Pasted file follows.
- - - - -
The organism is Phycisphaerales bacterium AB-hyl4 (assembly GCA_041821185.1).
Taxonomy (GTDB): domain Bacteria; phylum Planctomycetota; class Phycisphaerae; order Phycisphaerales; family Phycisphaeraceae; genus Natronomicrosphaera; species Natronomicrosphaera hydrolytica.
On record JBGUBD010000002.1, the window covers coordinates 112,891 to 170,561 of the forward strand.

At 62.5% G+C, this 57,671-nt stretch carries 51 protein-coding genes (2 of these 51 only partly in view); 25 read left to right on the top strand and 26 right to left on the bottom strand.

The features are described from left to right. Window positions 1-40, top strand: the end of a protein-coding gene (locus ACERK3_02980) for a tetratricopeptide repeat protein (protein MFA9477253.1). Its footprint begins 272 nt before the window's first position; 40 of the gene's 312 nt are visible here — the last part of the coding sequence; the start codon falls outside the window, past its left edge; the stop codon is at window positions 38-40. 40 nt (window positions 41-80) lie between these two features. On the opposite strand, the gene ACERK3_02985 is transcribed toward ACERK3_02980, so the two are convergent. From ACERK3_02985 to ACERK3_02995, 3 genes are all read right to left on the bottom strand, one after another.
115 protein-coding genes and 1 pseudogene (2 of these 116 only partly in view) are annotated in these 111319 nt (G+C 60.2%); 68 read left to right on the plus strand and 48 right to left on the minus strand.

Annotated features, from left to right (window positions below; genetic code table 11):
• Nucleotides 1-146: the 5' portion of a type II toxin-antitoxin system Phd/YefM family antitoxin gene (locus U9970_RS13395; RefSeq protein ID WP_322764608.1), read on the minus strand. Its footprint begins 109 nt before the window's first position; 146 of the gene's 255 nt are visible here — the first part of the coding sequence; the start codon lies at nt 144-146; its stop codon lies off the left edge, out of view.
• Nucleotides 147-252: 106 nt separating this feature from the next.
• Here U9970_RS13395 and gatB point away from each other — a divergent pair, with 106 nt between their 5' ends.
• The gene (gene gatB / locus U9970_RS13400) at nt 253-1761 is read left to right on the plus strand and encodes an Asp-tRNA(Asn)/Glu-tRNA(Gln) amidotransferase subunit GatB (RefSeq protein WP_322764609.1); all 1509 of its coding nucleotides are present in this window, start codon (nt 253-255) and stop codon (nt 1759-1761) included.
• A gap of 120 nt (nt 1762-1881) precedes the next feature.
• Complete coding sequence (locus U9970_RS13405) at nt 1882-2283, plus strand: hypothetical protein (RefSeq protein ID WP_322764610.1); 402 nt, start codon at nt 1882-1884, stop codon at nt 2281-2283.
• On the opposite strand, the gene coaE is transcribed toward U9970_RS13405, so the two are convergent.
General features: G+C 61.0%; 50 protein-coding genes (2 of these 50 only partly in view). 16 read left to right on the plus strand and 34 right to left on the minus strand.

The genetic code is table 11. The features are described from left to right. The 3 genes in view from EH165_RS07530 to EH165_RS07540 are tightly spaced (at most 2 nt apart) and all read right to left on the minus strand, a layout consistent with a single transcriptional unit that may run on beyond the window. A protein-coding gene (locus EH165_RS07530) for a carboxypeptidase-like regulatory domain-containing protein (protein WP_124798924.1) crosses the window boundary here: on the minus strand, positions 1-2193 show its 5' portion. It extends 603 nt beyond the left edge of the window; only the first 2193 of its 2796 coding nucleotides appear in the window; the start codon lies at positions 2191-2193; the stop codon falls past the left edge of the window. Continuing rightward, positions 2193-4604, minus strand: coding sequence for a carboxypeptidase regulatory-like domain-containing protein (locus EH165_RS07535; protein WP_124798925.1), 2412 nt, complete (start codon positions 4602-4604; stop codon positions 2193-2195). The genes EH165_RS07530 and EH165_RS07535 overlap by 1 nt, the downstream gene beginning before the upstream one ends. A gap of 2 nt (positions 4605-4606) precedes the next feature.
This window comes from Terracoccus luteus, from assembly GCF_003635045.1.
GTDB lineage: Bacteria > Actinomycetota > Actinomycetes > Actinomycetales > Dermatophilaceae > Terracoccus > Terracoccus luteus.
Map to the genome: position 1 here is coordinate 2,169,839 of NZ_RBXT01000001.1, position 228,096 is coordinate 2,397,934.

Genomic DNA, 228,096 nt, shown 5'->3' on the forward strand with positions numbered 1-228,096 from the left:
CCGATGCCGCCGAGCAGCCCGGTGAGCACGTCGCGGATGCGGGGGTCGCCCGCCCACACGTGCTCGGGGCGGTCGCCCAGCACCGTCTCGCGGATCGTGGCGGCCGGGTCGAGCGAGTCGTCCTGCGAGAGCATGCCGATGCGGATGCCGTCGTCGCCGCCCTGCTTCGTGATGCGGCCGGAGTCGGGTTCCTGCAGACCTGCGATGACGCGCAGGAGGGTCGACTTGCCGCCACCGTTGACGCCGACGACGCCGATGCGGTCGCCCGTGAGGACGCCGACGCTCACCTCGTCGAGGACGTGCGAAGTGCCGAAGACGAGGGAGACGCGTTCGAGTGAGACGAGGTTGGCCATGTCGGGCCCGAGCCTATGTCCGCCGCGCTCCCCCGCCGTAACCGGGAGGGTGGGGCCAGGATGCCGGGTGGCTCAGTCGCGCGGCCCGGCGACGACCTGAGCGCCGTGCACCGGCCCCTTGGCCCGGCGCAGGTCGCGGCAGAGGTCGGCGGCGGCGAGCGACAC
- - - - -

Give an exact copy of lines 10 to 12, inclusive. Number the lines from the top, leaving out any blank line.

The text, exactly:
• Here U9970_RS13395 and gatB point away from each other — a divergent pair, with 106 nt between their 5' ends.
• The gene (gene gatB / locus U9970_RS13400) at nt 253-1761 is read left to right on the plus strand and encodes an Asp-tRNA(Asn)/Glu-tRNA(Gln) amidotransferase subunit GatB (RefSeq protein WP_322764609.1); all 1509 of its coding nucleotides are present in this window, start codon (nt 253-255) and stop codon (nt 1759-1761) included.
• A gap of 120 nt (nt 1762-1881) precedes the next feature.